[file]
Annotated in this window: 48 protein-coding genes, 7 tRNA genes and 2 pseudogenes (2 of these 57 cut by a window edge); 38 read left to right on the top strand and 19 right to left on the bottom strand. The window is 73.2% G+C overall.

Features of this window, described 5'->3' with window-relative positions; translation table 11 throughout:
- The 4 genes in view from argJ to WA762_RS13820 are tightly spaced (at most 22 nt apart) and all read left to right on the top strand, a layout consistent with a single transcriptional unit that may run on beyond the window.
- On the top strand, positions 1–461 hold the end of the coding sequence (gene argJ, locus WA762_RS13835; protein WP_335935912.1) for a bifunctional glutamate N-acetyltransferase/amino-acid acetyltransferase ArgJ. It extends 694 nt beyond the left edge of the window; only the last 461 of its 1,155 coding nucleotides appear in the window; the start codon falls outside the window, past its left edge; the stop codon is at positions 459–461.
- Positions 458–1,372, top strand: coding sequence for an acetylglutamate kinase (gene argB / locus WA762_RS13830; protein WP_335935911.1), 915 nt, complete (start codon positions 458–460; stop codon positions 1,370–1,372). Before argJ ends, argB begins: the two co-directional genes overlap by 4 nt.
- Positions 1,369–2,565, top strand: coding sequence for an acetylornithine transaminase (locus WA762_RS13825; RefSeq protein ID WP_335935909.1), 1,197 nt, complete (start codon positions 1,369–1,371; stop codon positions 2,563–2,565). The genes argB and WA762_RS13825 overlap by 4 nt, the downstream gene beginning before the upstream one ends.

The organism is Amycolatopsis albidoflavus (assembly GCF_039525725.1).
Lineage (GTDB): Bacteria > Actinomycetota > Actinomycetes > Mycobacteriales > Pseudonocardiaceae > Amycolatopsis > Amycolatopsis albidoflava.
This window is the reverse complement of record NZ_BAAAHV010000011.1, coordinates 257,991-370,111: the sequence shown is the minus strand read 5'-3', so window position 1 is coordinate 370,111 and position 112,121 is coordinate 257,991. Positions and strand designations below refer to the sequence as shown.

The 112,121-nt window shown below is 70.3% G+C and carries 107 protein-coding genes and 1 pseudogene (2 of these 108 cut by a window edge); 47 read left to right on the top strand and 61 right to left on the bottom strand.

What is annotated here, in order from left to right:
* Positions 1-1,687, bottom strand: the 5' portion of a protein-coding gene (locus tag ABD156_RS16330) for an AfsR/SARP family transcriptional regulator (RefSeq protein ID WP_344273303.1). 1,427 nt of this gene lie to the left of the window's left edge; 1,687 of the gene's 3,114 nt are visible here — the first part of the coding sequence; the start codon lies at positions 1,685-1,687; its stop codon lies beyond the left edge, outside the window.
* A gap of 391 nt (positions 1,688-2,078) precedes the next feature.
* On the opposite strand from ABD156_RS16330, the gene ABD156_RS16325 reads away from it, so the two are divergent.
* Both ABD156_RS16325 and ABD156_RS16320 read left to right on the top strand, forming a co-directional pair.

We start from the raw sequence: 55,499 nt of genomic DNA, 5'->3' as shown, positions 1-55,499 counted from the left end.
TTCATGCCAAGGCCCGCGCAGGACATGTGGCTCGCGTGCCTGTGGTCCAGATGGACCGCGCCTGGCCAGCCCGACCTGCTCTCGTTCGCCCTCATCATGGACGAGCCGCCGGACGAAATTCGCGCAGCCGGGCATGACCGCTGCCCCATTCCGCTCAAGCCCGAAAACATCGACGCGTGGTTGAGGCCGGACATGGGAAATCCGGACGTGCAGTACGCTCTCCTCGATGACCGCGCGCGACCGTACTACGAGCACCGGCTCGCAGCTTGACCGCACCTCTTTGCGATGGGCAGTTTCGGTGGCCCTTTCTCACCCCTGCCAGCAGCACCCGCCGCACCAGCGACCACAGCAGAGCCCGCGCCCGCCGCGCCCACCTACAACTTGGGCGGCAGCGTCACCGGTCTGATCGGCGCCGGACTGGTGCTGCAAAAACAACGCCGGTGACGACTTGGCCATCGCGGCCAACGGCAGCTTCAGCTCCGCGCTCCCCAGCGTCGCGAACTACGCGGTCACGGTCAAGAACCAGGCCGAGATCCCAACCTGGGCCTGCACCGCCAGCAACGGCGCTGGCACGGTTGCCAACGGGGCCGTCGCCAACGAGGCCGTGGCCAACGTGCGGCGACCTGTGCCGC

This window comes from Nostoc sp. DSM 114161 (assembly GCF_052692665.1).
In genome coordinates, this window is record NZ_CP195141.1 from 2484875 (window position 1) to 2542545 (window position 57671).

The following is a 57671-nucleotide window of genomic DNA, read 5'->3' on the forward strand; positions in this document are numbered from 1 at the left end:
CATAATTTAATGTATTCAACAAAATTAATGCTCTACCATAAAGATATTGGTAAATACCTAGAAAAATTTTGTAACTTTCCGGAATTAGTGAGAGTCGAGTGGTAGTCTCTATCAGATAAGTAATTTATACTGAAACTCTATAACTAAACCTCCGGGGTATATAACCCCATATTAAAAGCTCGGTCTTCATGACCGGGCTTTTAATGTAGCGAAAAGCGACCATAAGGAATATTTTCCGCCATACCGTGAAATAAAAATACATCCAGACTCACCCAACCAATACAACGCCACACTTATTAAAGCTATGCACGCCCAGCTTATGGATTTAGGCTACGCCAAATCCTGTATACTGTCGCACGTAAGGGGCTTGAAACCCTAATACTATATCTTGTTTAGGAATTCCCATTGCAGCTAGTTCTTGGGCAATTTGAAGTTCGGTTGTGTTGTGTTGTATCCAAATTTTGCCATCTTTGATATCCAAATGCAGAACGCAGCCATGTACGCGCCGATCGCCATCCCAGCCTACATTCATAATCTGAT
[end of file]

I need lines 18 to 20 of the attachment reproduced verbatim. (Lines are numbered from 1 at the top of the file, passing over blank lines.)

This window comes from Nostoc sp. DSM 114161 (assembly GCF_052692665.1).
In genome coordinates, this window is record NZ_CP195141.1 from 2484875 (window position 1) to 2542545 (window position 57671).

The following is a 57671-nucleotide window of genomic DNA, read 5'->3' on the forward strand; positions in this document are numbered from 1 at the left end: